Saturday, 2 October 2010

Palaeopathology and Political Correctness?

Bonkers or brave?

recent article in the Journal of Medical Ethics discusses issues relating to biomedical research on the mummified remains of ancient human bodies.

It proposes that in an effort to gain further understanding of disease - we may be violating the rights and best interests of our ancient ancestors as they were unable to give informed consent.

Do you agree with this or do you think it is political correctness gone mad?



NorthernTeacher said...

What a difficult one this is. When I visited the Pyramids and associated exhibitions of mummies and their gold and so on, I thought I really wasn't meant to be gawping at all this at all, wonderful though it was. I don't know why I still feel this - I'm an atheist so there is no religious reason.

However, I do feel that dead bodies are needed for scientific research and where would medicine be today if we hadn't had bodysnatchers not so many centuries ago ...

I think we should start again. From today, anyone who wants to be buried should accept that they may be dug up in millenia to come. If people don't want to be messed with, they will choose cremation anyway. If they want to actually donate their body for scientific research, then I suppose the profession can decide whether to use the body straightaway or bury it or whatever for use in the future.

Oh, dear, I think I've just gone full circle. Ipso facto (can I use this here?), I have to agree to allow the research.

Anonymous said...

It is a poser!

An intact physical body was as essential requirement in Ancient Egyptian beliefs to gain immortality and the religious reason for artificial mummification in this culture. So I suppose it is right and proper to honour the dead by not removing tissue for research purposes. However, it is now possible to look inside these mummies using xray and CT scans - so does this make a difference?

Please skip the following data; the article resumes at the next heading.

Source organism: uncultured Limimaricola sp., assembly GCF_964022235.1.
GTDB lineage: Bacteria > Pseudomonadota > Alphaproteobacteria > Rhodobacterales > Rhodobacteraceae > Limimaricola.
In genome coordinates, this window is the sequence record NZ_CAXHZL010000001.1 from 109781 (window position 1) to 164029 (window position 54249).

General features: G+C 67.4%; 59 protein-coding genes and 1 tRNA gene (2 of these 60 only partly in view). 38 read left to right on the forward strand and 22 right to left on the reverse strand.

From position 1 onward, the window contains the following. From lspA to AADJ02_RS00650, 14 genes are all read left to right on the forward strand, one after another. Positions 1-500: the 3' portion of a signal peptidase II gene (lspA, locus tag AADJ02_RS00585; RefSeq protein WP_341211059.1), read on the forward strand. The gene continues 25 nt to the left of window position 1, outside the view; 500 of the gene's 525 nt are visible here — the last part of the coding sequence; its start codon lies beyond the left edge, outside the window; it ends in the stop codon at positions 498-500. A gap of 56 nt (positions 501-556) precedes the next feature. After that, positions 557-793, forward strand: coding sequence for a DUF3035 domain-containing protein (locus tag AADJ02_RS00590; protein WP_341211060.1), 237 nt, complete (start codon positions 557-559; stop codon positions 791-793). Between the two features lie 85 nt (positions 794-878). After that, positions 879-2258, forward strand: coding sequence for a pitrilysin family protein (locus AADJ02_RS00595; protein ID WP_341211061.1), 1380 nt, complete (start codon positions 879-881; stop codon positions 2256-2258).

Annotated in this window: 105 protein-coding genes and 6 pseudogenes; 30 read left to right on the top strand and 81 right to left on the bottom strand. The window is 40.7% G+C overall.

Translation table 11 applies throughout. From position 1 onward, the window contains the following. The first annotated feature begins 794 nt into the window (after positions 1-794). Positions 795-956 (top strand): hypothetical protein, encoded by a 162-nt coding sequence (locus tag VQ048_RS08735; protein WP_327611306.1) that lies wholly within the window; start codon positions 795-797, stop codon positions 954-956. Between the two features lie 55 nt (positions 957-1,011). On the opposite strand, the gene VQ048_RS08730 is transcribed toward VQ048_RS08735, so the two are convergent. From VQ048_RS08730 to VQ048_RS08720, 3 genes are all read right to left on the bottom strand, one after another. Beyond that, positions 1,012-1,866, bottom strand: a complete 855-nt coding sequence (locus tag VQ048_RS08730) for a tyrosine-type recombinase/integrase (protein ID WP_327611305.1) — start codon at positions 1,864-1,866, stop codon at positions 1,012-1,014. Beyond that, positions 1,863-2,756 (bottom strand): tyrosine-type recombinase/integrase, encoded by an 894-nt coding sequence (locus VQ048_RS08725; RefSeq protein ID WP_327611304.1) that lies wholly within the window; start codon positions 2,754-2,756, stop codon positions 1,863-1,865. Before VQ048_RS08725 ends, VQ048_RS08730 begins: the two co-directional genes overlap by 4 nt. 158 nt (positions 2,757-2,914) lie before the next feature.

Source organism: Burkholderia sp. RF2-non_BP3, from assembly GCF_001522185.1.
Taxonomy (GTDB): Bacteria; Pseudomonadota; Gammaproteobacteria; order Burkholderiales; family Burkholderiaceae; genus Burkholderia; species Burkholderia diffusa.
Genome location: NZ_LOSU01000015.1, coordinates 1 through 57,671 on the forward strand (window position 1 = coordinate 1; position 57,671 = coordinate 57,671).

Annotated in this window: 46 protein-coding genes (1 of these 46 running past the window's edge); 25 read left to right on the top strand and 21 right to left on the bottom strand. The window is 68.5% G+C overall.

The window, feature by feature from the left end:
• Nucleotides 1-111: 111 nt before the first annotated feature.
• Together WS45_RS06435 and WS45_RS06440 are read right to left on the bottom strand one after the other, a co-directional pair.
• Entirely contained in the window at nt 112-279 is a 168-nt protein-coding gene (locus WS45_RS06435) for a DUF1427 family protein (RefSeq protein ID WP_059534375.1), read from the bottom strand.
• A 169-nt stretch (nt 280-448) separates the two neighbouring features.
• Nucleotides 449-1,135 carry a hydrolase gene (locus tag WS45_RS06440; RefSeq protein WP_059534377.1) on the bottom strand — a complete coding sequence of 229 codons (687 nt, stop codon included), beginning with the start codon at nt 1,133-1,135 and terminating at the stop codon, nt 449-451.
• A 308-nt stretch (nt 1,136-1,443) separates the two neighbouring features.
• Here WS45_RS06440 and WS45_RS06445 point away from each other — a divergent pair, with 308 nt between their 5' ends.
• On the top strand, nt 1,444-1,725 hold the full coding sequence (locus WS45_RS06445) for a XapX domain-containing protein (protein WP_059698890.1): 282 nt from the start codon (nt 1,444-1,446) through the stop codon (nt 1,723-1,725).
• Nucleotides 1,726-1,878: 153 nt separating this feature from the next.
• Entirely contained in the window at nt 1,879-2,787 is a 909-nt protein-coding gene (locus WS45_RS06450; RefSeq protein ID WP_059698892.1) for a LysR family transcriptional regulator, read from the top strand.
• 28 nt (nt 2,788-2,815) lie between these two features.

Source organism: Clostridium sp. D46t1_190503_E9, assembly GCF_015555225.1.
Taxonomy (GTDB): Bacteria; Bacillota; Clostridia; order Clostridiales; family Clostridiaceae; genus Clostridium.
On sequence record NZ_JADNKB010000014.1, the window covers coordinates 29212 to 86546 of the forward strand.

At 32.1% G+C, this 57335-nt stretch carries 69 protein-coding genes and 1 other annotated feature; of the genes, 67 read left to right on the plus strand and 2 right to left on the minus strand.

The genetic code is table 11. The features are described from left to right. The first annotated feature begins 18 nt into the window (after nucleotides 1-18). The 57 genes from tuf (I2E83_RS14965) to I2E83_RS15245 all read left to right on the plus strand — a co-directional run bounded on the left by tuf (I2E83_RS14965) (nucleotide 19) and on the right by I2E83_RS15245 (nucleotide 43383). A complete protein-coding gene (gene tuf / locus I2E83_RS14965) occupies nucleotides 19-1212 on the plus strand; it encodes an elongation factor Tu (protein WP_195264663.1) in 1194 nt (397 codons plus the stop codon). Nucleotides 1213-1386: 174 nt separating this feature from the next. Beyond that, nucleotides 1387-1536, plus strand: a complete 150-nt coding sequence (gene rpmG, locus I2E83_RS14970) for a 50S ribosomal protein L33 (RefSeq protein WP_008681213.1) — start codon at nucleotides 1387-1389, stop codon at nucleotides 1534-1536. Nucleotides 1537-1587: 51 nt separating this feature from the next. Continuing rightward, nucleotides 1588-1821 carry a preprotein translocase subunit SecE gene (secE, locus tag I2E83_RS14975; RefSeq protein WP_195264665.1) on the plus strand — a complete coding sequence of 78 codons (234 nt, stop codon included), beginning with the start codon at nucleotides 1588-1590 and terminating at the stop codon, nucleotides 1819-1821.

Biomedical research on mummified tissue and bone has led to significant contributions in the progress of medicine. Should we now take the lead from the thoughts of the Egyptian people and respect their wishes? Could we argue that it makes a difference if the remains are located outside of Egypt and follow what we think is right?

When we think of mummies we tend to think of Egyptian mummies, however mummified remains are found on every single continent. The European Neolithic Iceman ('Otzi') is now a subject of much research.

More relevant to today - in 1998 there was much discourse and discontent regarding doctors in certain leading hospitals, retaining organs of the deceased for research and teaching without clear permission. Relatives gave permission for 'tissue' to be removed, but were not informed that this would involve organ removal.

We must also consider the immortal cell line (HeLa) used in scientific research. These cervical cancer cells were removed from Henrietta Lacks without her permission - she was still alive at the time - as at that time, permission was neither required nor sought. HeLa cells have made enormous contributions to the progress of medical science.